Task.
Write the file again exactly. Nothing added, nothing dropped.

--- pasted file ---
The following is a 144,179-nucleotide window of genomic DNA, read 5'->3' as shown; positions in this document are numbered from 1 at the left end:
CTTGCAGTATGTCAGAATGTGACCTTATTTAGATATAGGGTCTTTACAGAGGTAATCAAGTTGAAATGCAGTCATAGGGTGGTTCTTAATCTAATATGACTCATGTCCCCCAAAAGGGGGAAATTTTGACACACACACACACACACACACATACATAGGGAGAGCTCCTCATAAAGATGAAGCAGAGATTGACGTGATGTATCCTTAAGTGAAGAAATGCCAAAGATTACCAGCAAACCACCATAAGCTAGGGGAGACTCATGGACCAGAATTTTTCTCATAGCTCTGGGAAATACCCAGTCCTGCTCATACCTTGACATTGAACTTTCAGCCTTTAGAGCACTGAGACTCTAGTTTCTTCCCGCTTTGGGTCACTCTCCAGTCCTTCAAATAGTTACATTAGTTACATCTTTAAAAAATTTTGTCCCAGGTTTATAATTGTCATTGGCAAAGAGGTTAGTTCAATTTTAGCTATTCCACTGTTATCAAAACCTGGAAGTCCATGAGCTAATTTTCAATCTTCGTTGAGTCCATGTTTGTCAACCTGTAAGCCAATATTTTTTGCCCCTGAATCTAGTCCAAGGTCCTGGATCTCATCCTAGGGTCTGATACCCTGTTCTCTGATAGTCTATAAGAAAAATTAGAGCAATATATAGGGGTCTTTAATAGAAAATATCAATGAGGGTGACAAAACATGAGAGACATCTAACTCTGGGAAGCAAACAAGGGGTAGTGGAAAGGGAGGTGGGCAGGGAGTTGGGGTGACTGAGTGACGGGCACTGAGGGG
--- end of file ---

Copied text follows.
The following is a 144,179-nucleotide window of genomic DNA, read 5'->3' as shown; positions in this document are numbered from 1 at the left end:
CTTGCAGTATGTCAGAATGTGACCTTATTTAGATATAGGGTCTTTACAGAGGTAATCAAGTTGAAATGCAGTCATAGGGTGGTTCTTAATCTAATATGACTCATGTCCCCCAAAAGGGGGAAATTTTGACACACACACACACACACACACATACATAGGGAGAGCTCCTCATAAAGATGAAGCAGAGATTGACGTGATGTATCCTTAAGTGAAGAAATGCCAAAGATTACCAGCAAACCACCATAAGCTAGGGGAGACTCATGGACCAGAATTTTTCTCATAGCTCTGGGAAATACCCAGTCCTGCTCATACCTTGACATTGAACTTTCAGCCTTTAGAGCACTGAGACTCTAGTTTCTTCCCGCTTTGGGTCACTCTCCAGTCCTTCAAATAGTTACATTAGTTACATCTTTAAAAAATTTTGTCCCAGGTTTATAATTGTCATTGGCAAAGAGGTTAGTTCAATTTTAGCTATTCCACTGTTATCAAAACCTGGAAGTCCATGAGCTAATTTTCAATCTTCGTTGAGTCCATGTTTGTCAACCTGTAAGCCAATATTTTTTGCCCCTGAATCTAGTCCAAGGTCCTGGATCTCATCCTAGGGTCTGATACCCTGTTCTCTGATAGTCTATAAGAAAAATTAGAGCAATATATAGGGGTCTTTAATAGAAAATATCAATGAGGGTGACAAAACATGAGAGACATCTAACTCTGGGAAGCAAACAAGGGGTAGTGGAAAGGGAGGTGGGCAGGGAGTTGGGGTGACTGAGTGACGGGCACTGAGGGG